Jeramey Jannene
City Hall

Council Approves Civilian Health Oversight Board

In the wake of health department's critical failures, mayor and council want more oversight.

By - Feb 5th, 2019 01:21 pm
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Jeanette Kowalik. Photo by Jeramey Jannene.

Health Commissioner Jeanette Kowalik. Photo by Jeramey Jannene.

The Milwaukee Health Department will soon have citizen-led oversight.

Tuesday morning, the Common Council unanimously approved creating a nine-member Board of Health. The new commission, appointed by the mayor, will include eight citizens and one member of the council.

At least one member should be a physician, and another a registered nurse, according to the authorizing ordinance.

The measure, championed by Alderwoman Chantia Lewis, comes just over a year after Health Commissioner Bevan K. Baker resigned in the wake of a cascading series of failures in the Childhood Lead Poisoning Prevention Program.

“This is a wonderful moment in the history of our city to be quite honest,” said Commissioner Jeanette Kowalik at a recent Public Safety and Health Committee meeting. “I firmly believe that the Health Department wouldn’t be in the situation that it’s in if we had this board of health.”

During her confirmation hearing in early September, Kowalik identified creation of the board as one of her top three priorities.

Lewis said that when she started asking questions after Baker resigned, she was surprised to find that the health department, unlike the police and fire departments, didn’t have an oversight board. “Upon further digging, I found out that we are required to have an oversight board.”

“There was some type of rub as to why the City of Milwaukee was exempt or not from following state statute,” said Kowalik. “So now it sends a message that we are fair players here.”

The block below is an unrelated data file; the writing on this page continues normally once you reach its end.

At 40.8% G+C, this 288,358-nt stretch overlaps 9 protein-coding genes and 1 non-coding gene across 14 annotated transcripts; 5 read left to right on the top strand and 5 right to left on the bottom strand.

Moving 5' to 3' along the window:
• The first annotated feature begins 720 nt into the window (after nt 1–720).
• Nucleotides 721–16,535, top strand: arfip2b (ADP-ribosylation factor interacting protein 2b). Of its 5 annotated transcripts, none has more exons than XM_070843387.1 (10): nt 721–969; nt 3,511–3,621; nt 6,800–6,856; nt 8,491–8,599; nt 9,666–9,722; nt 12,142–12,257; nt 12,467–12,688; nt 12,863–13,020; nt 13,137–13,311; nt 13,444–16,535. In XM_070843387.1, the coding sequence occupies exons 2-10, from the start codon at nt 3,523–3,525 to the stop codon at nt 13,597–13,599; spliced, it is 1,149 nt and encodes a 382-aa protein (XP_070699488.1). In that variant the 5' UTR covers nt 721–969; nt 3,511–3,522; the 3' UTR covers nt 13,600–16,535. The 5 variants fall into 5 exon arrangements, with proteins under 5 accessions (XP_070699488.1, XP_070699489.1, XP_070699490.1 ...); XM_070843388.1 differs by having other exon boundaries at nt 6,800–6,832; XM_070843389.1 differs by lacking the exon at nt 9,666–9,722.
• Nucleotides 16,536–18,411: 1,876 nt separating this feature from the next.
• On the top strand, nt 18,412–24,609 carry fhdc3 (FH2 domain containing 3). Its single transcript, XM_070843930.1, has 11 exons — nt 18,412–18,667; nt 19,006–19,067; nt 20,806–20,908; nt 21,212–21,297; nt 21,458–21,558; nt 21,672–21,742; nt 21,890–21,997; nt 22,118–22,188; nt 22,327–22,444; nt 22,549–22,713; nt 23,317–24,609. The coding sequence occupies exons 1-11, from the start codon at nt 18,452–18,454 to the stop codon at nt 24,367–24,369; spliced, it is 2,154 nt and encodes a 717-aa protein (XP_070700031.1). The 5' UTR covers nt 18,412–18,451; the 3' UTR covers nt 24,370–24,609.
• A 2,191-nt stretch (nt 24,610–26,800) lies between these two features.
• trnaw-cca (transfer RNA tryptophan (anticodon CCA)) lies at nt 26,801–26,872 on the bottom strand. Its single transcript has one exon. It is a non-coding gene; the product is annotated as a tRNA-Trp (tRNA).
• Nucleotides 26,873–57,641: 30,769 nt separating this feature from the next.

The board is required to meet at least quarterly.

“I don’t think it would have prevented the lead crisis. I think we would have been more knowledgeable and we would have been able to mitigate it a little bit better,” said Lewis in an interview. She said the board will provide greater oversight and ensure issues are rectified faster.

When asked during an interview if she wanted the council post on the board, Lewis responded: “Absolutely.” The alderwoman, first elected in 2016, said the public safety and health are her niche.

The board’s creation was sponsored by council members Lewis, Nikiya Dodd, Jose G. Perez and Ashanti Hamilton. Lewis praised the support from the Health Department and Mayor Tom Barrett‘s office in creating the board.

Who Can Serve?

The city will soon begin accepting nominations to the board.

The authorizing legislation defines two groups of individuals for candidacy. All board members must be city residents and meet these requirements:

Five persons with backgrounds in science and public health including formal training and appropriate education credentials in these areas. These board members shall be current members in good standing of the professional associations representing their respective professions.

Three persons with backgrounds and appropriate education credentials in fields of the social determinants of health, including, but not limited to, law, law enforcement and commerce. These board members shall be current members in good standing of the professional associations representing their respective professions.

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More about the Lead Crisis

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